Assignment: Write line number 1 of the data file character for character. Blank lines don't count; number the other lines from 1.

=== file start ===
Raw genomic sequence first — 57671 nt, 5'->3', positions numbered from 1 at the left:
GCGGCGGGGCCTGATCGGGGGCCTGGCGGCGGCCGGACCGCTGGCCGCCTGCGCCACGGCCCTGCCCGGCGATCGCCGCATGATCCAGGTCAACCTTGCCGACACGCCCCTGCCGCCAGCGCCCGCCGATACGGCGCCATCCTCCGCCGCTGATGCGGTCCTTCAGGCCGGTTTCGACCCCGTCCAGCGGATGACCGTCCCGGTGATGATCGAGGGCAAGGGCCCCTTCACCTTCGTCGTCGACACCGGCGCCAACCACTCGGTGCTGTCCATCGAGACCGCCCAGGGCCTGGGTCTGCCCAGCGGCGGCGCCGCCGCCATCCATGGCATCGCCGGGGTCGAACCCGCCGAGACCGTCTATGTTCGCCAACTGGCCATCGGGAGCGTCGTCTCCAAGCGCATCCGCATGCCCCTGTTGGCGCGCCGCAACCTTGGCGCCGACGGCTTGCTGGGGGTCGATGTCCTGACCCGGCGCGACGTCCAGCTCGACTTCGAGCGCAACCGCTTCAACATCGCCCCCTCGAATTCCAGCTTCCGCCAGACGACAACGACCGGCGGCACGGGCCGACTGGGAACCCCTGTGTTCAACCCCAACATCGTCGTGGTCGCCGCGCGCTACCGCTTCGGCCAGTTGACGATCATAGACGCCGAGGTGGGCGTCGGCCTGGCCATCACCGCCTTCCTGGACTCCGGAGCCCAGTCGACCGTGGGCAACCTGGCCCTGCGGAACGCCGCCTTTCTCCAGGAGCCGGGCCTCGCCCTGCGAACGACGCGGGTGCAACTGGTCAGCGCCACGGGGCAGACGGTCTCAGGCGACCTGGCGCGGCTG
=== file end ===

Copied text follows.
Raw genomic sequence first — 57671 nt, 5'->3', positions numbered from 1 at the left: